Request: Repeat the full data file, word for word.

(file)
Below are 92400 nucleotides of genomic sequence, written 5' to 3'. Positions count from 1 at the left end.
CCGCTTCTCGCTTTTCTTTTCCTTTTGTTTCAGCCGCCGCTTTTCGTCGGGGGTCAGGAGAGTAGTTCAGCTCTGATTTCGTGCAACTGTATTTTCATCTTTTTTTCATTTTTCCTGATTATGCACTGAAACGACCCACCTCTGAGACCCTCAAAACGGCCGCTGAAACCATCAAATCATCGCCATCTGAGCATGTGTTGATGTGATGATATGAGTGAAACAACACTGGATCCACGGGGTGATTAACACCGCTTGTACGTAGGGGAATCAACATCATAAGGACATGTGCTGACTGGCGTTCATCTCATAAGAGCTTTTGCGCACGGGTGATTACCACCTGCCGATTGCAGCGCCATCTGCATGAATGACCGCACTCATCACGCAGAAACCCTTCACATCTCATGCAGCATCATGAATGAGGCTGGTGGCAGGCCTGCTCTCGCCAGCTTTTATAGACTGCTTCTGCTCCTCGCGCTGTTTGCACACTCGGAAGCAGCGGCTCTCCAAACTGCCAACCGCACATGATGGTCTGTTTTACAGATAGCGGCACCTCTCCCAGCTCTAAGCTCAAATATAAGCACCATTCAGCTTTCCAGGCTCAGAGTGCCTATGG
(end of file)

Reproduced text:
Below are 92400 nucleotides of genomic sequence, written 5' to 3'. Positions count from 1 at the left end.
CCGCTTCTCGCTTTTCTTTTCCTTTTGTTTCAGCCGCCGCTTTTCGTCGGGGGTCAGGAGAGTAGTTCAGCTCTGATTTCGTGCAACTGTATTTTCATCTTTTTTTCATTTTTCCTGATTATGCACTGAAACGACCCACCTCTGAGACCCTCAAAACGGCCGCTGAAACCATCAAATCATCGCCATCTGAGCATGTGTTGATGTGATGATATGAGTGAAACAACACTGGATCCACGGGGTGATTAACACCGCTTGTACGTAGGGGAATCAACATCATAAGGACATGTGCTGACTGGCGTTCATCTCATAAGAGCTTTTGCGCACGGGTGATTACCACCTGCCGATTGCAGCGCCATCTGCATGAATGACCGCACTCATCACGCAGAAACCCTTCACATCTCATGCAGCATCATGAATGAGGCTGGTGGCAGGCCTGCTCTCGCCAGCTTTTATAGACTGCTTCTGCTCCTCGCGCTGTTTGCACACTCGGAAGCAGCGGCTCTCCAAACTGCCAACCGCACATGATGGTCTGTTTTACAGATAGCGGCACCTCTCCCAGCTCTAAGCTCAAATATAAGCACCATTCAGCTTTCCAGGCTCAGAGTGCCTATGG